Having read the ebooks of Kristina Halverson and Melissa Rach, Erin Kissane, and Karen McGrane, it seemed only natural to go to Confab UK, held this past March 25 and 26, 2013 in London. That is where these authors and more were giving excellent talks on one of our favorite subjects: content strategy. It was in a word, fabulous.
Where I work, all of our web projects start with content strategy. And though I learned (or confirmed) quite a few valuable theories and techniques, I leave with one particular thought buzzing in my head (using two different sources): focus on the complete content lifecycle (Halverson), and that it’s not a strategy if you cannot maintain it (McGrane). Exact. We all know that defining the strategy for the current project takes up most of our time, and we are aware of governance issues, but we must not fail to ask ourselves the “what next” questions.
I like the simplicity of that thought. Sure, we can define lots of methods for defining the processes for maintaining the content lifecycle, but oftentimes it just requires that infatigable question, what next. It is a way of staying away from the content landfill (thanks Kristina for that metaphor right on target). Especially in a corporate or government environment where we tend to believe the institional content is absolute and constant, we have to realise that the way we speak evolves. The way users behave evolves, as well as their needs and expectations. Not to mention the SEO implications. So then must content evolve. By asking ourselves “what next” we create an environment ready for change at the right moment.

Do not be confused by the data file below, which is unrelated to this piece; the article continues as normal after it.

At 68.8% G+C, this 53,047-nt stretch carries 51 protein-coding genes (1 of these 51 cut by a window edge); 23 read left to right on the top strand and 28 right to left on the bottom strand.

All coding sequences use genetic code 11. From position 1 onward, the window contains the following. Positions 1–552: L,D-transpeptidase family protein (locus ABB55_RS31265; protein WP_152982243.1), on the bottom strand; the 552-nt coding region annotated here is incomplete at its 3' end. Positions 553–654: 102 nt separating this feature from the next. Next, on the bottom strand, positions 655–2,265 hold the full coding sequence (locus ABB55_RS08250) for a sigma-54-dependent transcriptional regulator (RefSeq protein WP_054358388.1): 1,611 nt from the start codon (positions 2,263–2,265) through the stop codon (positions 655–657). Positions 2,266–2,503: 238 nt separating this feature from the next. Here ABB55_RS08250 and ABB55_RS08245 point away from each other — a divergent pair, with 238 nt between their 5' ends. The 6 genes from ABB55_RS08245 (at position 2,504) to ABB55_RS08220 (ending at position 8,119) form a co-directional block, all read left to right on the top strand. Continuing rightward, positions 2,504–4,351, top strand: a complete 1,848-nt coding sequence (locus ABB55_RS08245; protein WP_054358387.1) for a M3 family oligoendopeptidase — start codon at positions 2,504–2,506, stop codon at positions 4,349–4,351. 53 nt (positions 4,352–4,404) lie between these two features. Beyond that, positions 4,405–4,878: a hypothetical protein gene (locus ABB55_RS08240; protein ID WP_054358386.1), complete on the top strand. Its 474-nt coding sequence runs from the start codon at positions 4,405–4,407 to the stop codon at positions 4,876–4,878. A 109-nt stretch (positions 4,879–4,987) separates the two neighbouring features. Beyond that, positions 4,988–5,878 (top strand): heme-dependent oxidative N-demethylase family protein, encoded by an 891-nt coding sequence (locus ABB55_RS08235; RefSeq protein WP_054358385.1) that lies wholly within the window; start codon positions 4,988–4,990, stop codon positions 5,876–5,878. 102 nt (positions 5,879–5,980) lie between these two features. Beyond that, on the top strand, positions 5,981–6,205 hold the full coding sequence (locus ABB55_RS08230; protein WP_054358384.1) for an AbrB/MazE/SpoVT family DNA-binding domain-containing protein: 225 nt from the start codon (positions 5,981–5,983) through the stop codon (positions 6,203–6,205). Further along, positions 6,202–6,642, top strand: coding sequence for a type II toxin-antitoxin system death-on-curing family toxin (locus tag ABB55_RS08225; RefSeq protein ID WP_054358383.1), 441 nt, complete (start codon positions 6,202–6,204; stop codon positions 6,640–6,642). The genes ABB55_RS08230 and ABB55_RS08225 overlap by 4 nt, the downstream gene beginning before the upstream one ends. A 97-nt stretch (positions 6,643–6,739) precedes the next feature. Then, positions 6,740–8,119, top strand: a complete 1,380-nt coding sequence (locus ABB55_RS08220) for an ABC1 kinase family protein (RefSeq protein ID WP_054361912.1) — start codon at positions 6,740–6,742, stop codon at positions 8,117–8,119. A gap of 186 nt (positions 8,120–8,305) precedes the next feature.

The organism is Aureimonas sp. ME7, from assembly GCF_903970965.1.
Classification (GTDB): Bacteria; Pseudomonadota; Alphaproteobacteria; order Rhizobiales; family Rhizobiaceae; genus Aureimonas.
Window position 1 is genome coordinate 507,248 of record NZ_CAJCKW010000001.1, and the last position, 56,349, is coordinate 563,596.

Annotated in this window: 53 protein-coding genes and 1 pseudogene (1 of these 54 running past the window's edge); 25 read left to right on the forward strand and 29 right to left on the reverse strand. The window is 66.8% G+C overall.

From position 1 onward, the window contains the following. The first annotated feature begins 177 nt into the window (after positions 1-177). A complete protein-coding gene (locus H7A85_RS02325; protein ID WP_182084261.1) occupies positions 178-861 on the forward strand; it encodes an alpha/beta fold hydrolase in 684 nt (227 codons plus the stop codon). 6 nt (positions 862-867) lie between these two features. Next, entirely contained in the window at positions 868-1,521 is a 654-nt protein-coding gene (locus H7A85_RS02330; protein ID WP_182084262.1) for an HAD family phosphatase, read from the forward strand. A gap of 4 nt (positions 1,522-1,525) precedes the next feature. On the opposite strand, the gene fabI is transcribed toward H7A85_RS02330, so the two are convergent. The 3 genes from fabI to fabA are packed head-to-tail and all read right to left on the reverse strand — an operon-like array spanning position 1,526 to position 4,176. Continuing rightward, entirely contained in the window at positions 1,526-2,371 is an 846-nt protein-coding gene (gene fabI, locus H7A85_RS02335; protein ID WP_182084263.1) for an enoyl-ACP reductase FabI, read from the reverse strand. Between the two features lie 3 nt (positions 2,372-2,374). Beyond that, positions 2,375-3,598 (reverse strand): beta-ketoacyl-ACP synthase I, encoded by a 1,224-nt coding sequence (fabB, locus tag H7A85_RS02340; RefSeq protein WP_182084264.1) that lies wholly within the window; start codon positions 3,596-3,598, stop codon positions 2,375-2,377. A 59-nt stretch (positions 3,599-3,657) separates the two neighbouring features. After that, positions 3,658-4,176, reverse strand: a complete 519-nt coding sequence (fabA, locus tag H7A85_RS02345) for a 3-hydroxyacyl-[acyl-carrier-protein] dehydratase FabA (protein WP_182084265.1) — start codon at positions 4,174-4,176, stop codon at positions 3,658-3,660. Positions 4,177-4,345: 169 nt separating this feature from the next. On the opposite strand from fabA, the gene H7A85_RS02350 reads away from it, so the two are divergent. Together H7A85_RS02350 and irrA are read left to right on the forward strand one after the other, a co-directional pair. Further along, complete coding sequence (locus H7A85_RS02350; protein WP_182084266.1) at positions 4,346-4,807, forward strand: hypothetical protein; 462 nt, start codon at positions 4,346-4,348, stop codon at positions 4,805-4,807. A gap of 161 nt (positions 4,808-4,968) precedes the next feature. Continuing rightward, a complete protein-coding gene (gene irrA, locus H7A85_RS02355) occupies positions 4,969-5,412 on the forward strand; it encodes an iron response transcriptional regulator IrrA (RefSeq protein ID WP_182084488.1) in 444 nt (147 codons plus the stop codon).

What I found works is by setting up phases, every six months or so, or even once a year according to the type of organisation, just to review a sample of the content online. If I see glaring problems, I’ll review more content. If things are still up to date, don’t break what’s not broken. But you must review. As an external consultant I can also help clients rethink any content issues concerning their business model, should there be anything be new to include.
Further kudos for #ConfabUK
All the speakers came highly prepared, and in spite of perhaps a few jitters, the speakers consistently captured our attention. Here are a couple more thoughts on talks that I felt met my paticular current stream of affairs:
Melissa Rach’s conference on defining the value. No matter the equation (and there was definitely quite a bit of math) don’t forget that in the end we want our clients to feel they got a great offer. That means that the price you give should reflect the return the client will get.
Or Chris Atkinson’s case study talk on how to help create content where there is none based on the user persona journey map. A great tool to think about using when you want to shift people’s attitudes toward a new way of thinking. Check it out on slideshare.
And finally, I tip my hat to Anne Handley and her amazing closing talk on your content as a brand. “Good content is customer centric (if your audience paid your salary, what would you write)” or using content to tap into conversations (hint social media, but not just). Insightful, funny, new… It was a great end to a great conference.
There was so much more. I am humbled by all the work everyone is doing. I know many notes have been shared, but I will leave you with one more link from Matin Belam, who has set it all up for you in one nice package.
What else can I say but…
Thanks everyone from the organizing team for a fabulous Confab London 2013. You figured it out, this is not an ebook, but ebooks got me to Confab UK.